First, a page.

This week's Economist, a conservative journal from the U.K., looks at "the backlash against big government." Using Scott Brown's win in Massachusetts as their starting point, the lead article ("Stop!") admits that "this newspaper's prejudice is to look for ways to make the state smaller." Their suggestions for the U.K. and the U.S. governments: slim your workforce, cut public-sector pay and pensions, cut back entitlements, and get rid of agricultural departments.
I agree with The Economist's analysis on many points, and I appreciate the article's fairness in acknowledging the major role George W. Bush played in increasing government spending and regulation. I wonder, though, if the popular backlash is against more than just big government. Last week I wrote in a Facebook update:
I understand why many people are afraid of Big Government. What I don't understand is why some of the same people seem unafraid of Big Business, which -- if unrestrained -- has even greater potential of doing harm.
After reading a long string of comments by my Facebook friends, I'd make just one change to my update: instead of "has even greater potential," I'd write "has equal potential." As Carla Barnhill wrote on my Facebook wall:
Since the two are about to become one, the differences won't matter much.
Government and business aren't supposed to be buddies, and they certainly aren't supposed to get married and set up a comfortable home for executives and lawmakers. And yet that is what has been happening in America and the U.K. for several decades. I suspect that many people who complain about big government -- conservatives as well as liberals -- are actually upset less about government than about the enormous power structure created when government and business effectively become one.
When the power of business is restrained by the power of government, and the power of government is itself divided into mutually suspicious segments (federal, state, and local; legislative, judicial, and executive), the system may look like a Rube Goldberg machine, but it is limited in the amount of mischief it can do. What happens, though, when business and government join forces -- so that corporations, for example, may virtually buy candidates for legislative and executive office?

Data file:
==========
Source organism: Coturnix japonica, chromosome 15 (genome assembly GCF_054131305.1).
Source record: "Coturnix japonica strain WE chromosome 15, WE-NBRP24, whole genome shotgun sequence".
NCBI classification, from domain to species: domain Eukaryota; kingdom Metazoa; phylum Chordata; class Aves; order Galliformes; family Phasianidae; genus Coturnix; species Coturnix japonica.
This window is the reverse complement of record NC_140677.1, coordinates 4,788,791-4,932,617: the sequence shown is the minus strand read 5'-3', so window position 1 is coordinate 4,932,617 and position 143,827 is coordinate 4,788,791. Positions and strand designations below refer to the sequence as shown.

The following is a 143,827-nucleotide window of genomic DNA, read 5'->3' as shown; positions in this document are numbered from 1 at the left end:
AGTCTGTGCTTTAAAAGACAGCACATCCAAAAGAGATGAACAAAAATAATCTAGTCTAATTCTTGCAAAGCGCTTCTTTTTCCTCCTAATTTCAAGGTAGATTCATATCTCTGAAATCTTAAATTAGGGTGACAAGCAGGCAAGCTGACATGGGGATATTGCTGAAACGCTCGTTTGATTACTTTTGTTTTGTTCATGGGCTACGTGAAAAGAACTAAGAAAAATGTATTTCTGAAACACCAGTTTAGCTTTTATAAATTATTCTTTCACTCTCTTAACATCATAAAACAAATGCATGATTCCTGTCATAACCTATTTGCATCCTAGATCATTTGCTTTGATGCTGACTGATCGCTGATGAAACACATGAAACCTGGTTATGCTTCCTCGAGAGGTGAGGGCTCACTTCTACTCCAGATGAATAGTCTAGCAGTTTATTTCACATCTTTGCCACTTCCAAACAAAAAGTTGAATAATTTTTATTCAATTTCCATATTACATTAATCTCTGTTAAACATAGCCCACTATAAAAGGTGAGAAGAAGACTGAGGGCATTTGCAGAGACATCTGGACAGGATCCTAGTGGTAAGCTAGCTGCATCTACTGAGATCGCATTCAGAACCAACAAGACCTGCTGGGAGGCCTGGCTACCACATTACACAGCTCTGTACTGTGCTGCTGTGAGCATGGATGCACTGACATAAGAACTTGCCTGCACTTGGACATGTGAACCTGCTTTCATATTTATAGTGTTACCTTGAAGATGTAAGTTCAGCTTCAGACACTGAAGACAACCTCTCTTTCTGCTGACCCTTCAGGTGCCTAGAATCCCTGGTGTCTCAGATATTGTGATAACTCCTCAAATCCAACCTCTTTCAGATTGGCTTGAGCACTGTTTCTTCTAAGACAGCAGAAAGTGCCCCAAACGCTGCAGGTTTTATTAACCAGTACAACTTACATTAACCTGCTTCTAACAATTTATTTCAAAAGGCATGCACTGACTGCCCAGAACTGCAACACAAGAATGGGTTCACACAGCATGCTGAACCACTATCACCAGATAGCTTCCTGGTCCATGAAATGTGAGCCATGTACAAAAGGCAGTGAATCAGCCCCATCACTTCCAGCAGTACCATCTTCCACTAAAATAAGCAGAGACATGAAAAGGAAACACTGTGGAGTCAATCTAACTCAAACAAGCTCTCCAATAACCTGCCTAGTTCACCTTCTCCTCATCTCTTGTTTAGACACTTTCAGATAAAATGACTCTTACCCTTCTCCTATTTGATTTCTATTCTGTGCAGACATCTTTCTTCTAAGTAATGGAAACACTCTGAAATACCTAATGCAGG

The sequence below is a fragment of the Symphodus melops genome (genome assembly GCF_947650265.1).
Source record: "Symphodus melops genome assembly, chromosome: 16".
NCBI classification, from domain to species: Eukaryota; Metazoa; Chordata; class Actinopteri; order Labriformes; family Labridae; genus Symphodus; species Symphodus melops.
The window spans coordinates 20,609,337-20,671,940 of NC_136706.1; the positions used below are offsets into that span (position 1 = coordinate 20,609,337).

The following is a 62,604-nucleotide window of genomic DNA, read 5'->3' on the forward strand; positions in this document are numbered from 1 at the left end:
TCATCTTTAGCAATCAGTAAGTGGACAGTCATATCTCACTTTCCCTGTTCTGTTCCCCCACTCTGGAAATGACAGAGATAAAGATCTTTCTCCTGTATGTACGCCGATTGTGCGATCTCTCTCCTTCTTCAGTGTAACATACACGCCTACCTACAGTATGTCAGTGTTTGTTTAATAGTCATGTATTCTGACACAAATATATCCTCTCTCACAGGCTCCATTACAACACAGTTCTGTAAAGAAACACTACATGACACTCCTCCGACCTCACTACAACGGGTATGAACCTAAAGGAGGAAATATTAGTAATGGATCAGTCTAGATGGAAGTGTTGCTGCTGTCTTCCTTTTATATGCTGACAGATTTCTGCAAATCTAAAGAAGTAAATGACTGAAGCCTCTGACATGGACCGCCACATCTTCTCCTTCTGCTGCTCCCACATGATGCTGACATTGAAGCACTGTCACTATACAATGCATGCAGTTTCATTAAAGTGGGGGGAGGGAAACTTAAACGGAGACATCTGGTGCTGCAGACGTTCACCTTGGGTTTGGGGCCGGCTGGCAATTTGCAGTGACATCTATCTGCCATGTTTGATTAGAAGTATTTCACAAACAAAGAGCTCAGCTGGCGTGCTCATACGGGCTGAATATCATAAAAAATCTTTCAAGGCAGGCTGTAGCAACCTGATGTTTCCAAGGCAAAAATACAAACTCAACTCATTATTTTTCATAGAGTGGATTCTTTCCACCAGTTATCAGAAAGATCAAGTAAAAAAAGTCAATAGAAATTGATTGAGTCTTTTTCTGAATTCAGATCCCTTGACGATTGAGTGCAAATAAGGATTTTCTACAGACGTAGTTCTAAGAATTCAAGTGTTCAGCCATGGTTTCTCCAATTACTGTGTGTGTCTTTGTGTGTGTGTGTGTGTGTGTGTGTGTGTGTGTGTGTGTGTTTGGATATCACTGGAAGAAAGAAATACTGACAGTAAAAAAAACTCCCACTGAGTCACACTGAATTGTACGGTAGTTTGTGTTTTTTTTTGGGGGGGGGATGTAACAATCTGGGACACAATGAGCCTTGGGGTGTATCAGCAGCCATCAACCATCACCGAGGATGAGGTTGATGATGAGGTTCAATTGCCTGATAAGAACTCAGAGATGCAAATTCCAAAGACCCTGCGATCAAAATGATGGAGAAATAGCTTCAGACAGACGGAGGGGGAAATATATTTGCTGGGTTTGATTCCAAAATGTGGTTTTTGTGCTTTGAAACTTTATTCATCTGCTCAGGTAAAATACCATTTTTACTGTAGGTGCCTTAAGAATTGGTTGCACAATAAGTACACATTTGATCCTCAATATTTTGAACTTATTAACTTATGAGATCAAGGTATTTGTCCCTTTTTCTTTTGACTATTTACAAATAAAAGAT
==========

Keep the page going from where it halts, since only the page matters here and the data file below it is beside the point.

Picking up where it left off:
Made even easier by the Supreme Court's recent largess, influence peddling has been visible throughout the health-care debates. The president let pharmaceutical and insurance companies limit his proposals, and the Senate, by getting rid of the public option, offered insurers a huge gift. In the end, many liberals who initially favored health reform rejected the cozy government-and-business-together plan (see this interesting interpretation of the Massachusetts election results). Liberal blogger Marcy Wheeler wrote last month, after the Senate eliminated just about every feature of the original bill that would have limited insurers' profits:
It's one thing to require a citizen to pay taxes -- to pay into the commons. It's another thing to require taxpayers to pay a private corporation, and to have up to 25% of that go to paying for luxuries like private jets and gyms for the company CEOs.
It's the same kind of deal peasants made under feudalism: some proportion of their labor in exchange for protection (in this case, from bankruptcy from health problems, though the bill doesn't actually require the private corporations to deliver that much protection). In this case, the federal government becomes an appendage to do collections for the corporations.
Bad, bad, bad -- not because government is bad per se (it is morally neutral), but because in allying with business (which is also morally neutral) it risks abdicating its role as protector of life, liberty, and the pursuit of happiness. The solution, though, is not for government to disappear, but for it to return to its original purpose of preserving the common good. The Economist article submits that smaller is not always better: "As the horrors in Haiti demonstrate, countries need a state of a certain size to work at all; and more government can be good." Without government -- local, state, and national -- we would be unlikely to have adequate national defense, highways, education, justice, or care for those too old, ill, or poor to care for themselves, to name only a few areas where we function better as a community than as individuals.
Sometimes the common good is best served by limiting the government's powers. Sometimes it is best served by limiting the powers of corporations. Occasionally the government and business manage to work together for the good of all; The Economist points to Scandinavian schools and French health care as examples.
It is hard to see how the common good is ever served, however, by marriages between government and business, brokered by lobbyists, for the mutual enrichment of a select group of the already-rich.
LaVonne Neff is an amateur theologian and cook; lover of language and travel; wife, mother, grandmother, godmother, dogmother; perpetual student, constant reader, and Christian contrarian. She blogs at Lively Dust.